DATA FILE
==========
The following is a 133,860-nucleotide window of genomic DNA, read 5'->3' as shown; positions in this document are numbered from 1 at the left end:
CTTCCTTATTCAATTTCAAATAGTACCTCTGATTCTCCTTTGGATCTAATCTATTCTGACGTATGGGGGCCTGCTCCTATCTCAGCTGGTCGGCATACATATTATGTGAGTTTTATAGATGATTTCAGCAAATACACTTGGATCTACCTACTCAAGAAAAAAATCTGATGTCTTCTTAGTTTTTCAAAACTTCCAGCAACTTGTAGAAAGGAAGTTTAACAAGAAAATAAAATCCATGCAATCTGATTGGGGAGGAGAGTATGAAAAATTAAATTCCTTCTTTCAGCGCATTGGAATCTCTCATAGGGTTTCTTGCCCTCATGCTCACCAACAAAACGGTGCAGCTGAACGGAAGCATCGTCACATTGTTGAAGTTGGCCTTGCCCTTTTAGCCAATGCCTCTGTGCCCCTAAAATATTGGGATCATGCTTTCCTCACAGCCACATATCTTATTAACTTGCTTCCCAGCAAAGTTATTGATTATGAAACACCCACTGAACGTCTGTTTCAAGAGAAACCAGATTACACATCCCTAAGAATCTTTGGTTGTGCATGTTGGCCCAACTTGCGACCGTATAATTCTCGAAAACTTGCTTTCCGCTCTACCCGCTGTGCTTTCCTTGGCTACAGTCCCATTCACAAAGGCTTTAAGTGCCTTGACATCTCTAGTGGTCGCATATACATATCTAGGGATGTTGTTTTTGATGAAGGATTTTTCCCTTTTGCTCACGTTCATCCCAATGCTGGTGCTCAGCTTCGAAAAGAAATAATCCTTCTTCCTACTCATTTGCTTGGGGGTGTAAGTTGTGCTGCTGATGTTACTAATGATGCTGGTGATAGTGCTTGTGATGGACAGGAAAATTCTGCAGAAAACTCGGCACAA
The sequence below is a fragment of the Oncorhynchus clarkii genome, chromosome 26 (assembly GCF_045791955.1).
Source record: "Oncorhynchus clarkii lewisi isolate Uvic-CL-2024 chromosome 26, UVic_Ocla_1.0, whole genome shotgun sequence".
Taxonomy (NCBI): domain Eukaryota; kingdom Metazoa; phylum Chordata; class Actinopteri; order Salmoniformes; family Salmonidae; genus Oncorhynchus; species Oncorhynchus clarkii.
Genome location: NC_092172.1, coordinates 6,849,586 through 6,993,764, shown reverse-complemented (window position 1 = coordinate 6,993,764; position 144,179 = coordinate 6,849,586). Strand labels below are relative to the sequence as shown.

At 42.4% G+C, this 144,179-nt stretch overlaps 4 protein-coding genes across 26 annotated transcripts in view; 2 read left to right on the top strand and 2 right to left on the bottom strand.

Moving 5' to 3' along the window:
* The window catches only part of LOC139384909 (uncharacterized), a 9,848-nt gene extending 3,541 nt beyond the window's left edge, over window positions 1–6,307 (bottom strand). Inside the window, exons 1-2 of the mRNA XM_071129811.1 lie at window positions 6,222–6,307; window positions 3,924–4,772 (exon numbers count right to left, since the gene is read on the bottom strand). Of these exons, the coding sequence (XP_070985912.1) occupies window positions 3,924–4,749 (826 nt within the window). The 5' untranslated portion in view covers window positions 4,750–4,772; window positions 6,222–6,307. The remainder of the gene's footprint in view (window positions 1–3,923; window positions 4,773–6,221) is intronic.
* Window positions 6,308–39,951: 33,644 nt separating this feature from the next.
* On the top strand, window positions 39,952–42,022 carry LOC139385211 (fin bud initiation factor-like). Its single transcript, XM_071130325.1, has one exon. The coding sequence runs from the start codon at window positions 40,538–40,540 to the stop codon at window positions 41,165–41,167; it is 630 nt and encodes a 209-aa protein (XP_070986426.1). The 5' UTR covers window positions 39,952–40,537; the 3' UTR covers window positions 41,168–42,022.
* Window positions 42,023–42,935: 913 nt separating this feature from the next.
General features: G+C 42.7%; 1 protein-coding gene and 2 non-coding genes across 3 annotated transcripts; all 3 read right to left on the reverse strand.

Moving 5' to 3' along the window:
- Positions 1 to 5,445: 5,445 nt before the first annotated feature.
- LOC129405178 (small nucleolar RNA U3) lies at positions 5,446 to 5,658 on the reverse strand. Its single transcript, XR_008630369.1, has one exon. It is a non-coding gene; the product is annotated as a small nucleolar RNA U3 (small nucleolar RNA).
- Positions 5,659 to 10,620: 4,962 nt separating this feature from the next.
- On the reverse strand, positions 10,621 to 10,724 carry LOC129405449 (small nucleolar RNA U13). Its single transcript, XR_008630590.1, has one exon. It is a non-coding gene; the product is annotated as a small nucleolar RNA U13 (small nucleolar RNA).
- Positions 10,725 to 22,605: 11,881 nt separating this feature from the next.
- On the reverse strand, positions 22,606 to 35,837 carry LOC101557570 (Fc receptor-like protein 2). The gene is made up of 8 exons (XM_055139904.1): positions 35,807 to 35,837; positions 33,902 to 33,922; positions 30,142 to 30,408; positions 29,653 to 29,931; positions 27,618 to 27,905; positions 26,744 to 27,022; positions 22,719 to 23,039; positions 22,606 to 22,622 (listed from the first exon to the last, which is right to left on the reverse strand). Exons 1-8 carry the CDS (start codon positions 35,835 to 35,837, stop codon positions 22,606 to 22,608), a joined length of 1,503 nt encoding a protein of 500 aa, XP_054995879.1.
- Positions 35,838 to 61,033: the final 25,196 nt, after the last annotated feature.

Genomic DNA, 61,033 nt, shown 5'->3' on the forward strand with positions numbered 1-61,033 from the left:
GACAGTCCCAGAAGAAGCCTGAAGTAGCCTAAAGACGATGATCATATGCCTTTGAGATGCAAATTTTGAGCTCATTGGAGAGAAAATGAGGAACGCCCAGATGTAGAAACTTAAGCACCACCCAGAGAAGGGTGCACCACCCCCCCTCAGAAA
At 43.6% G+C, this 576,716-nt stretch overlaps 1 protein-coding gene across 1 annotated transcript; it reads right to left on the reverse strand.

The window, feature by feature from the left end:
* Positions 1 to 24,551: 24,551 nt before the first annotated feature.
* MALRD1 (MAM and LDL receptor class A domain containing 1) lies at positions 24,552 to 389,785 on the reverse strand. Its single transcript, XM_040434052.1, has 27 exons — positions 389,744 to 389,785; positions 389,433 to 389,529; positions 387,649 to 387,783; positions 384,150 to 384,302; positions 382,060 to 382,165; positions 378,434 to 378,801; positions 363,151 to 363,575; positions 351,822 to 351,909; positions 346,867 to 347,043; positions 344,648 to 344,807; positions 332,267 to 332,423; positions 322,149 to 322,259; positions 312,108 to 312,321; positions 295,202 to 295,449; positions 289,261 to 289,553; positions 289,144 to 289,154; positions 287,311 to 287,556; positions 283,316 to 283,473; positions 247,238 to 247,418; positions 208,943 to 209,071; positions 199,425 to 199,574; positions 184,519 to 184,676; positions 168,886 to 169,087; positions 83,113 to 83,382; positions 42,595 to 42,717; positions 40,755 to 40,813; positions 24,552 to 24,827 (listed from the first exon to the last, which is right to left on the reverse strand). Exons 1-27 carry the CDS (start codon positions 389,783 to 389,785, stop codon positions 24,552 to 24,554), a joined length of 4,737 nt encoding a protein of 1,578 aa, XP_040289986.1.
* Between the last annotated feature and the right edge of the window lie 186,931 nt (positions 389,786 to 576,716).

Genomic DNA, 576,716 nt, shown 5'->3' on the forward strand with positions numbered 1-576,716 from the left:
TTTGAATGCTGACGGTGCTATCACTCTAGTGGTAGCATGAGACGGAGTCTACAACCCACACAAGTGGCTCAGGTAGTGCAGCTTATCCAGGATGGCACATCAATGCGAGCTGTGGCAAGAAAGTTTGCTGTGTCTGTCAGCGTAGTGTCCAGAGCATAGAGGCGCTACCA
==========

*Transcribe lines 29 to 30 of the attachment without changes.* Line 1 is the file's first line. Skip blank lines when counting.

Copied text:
Genomic DNA, 576,716 nt, shown 5'->3' on the forward strand with positions numbered 1-576,716 from the left:
TTTGAATGCTGACGGTGCTATCACTCTAGTGGTAGCATGAGACGGAGTCTACAACCCACACAAGTGGCTCAGGTAGTGCAGCTTATCCAGGATGGCACATCAATGCGAGCTGTGGCAAGAAAGTTTGCTGTGTCTGTCAGCGTAGTGTCCAGAGCATAGAGGCGCTACCA